For example, if you ask a teacher to assign pupils to levels (eg ‘approaching’, ‘expected’ or ‘exceeding’) that have clear normative expectations (for example, if any child allocated ‘approaching’ will receive additional scrutiny, teacher workload and the implication that the teacher has not done a good job) then don’t be surprised if very few pupils end up in that category, but this is NOT AN ASSESSMENT.
Other examples of this are the Y1 ‘phonics screening check’ that shows a massive bulge just above the ‘pass’ mark, or the Early Years Foundation Stage Profile, in which most children are given the ‘expected’ level on all 17 early learning goals1.
When we assess pupils we are almost never interested to know that something has been done once in one particular context. Instead, we want to know that they will be able to do it again, to respond similarly to similar tasks and to transfer that performance to other contexts.
Examples of how this might fail to be the case include an assessment where the students are given hints about what questions are going to be asked. We can’t then generalise to performance on any other questions, so this is NOT AN ASSESSMENT.
Equally, an assessment where the assessed work has been directly shaped by comments and feedback from the teacher is NOT AN ASSESSMENT.
A key part of generalisability is replicability, often referred to in assessment contexts as reliability.
This usually refers to the interchangeability of arbitrary aspects of the assessment process that we want to be able to ignore, such as the time or occasion of testing (which could equally well have been morning or afternoon, or even on another day), the particular questions presented (which may be thought of as taken from a pool of possible questions on the topic that could have been asked) or the particular marker who assessed it (where other markers were, or might have been, involved).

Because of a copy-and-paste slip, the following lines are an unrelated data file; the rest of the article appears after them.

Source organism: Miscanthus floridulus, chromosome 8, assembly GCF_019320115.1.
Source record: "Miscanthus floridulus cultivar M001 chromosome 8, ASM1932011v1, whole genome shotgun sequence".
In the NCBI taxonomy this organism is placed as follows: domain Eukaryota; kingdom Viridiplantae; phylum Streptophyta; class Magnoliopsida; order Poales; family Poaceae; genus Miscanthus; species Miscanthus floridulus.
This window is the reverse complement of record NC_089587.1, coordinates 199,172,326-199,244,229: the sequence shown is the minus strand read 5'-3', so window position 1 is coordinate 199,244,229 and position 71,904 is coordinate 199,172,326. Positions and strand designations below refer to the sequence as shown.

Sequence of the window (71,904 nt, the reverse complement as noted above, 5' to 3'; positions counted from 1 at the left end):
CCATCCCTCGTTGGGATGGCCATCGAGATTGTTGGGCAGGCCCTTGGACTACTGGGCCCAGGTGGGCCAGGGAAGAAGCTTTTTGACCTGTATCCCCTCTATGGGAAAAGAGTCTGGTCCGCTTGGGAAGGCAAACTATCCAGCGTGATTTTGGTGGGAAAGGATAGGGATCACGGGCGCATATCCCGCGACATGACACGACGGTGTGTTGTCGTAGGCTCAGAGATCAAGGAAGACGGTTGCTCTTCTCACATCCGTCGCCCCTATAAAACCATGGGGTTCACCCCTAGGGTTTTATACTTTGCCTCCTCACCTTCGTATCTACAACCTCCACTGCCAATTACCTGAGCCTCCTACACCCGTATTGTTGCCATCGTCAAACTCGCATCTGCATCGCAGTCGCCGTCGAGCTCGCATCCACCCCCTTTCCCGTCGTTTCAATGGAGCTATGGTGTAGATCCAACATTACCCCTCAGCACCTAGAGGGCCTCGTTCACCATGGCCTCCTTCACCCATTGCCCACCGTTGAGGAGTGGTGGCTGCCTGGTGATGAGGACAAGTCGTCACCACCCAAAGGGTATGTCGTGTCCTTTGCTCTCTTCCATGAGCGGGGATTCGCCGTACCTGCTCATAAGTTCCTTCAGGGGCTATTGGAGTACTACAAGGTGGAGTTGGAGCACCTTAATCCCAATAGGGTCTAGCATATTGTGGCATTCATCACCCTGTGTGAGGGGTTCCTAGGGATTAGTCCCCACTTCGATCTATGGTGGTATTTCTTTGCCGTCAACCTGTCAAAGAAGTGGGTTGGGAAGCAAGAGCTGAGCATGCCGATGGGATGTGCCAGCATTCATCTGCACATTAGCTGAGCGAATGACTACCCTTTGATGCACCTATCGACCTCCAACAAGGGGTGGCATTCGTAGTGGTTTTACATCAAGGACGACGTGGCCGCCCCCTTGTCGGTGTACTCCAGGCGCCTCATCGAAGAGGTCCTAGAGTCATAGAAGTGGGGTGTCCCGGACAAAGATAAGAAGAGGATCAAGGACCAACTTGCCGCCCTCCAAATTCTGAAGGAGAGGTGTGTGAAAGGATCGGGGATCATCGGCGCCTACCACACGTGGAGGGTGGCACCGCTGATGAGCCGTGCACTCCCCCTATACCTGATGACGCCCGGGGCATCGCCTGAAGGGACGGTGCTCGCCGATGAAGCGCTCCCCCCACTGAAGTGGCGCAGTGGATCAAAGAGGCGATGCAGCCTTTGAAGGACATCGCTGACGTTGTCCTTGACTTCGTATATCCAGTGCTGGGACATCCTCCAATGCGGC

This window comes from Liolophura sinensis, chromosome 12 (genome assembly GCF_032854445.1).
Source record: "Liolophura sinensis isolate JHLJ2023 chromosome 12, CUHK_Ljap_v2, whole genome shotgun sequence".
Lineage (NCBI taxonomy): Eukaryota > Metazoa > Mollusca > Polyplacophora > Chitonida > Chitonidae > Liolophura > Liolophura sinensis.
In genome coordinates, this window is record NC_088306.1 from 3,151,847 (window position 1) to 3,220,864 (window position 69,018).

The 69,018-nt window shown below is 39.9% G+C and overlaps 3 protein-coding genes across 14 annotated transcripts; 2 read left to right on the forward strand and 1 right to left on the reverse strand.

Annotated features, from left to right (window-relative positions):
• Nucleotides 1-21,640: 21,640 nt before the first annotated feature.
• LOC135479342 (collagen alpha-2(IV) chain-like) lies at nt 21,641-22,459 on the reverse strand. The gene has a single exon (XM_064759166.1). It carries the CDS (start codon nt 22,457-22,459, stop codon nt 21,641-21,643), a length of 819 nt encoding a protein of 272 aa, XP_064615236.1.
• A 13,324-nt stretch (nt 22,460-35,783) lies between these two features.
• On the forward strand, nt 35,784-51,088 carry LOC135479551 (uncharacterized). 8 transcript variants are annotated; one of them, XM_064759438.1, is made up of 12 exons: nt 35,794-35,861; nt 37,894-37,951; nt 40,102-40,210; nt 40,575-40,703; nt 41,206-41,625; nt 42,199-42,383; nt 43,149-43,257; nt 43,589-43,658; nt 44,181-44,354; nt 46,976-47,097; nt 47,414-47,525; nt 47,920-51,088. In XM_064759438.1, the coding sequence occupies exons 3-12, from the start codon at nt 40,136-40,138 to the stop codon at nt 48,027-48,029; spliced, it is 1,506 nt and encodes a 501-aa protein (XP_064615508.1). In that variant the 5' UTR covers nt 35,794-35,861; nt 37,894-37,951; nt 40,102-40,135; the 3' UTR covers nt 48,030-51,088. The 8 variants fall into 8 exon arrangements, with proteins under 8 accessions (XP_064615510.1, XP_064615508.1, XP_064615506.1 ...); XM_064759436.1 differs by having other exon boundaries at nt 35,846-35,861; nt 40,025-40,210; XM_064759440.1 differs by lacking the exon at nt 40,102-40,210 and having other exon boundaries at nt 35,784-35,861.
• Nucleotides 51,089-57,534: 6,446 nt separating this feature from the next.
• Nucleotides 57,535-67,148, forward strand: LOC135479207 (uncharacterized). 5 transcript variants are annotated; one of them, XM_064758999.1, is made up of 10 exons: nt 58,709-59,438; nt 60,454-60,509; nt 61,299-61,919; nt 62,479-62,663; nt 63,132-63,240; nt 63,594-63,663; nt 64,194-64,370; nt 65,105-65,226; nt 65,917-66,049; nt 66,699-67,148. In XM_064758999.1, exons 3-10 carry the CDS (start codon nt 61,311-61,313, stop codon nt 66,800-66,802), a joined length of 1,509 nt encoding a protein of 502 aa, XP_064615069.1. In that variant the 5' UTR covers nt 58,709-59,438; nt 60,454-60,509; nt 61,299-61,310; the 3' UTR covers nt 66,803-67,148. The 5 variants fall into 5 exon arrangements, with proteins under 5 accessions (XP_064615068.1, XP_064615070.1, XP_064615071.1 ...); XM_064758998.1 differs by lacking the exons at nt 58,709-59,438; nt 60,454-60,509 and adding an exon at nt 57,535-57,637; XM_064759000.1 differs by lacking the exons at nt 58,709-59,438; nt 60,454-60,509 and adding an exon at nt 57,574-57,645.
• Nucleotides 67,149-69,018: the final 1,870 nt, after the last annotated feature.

If it isn’t replicable then it is NOT AN ASSESSMENT (or at least not a useful one). If the outcome would vary massively with a different occasion, different questions or a different marker, then it doesn’t actually tell us anything about the candidate’s knowledge or abilities.
Replicability is closely related to accuracy (as discussed above), both of which are often included under the heading of reliability.
If an assessment outcome is consistently replicable with little variation, then we can take it as a precise, accurate estimate of likely future performance and give it significant weight of evidence in drawing inferences about the knowledge and abilities of the student to whom it relates. For all these reasons, knowing the reliability of an assessment is a vital part of judging its quality.
Getting to grips with data
In schools, data has become a four-letter word. But data is a good thing and we need to reclaim it.
The ideas in this blog made up the core of Rob’s presentation at the Festival of Education at Wellington College, 21 June 2018.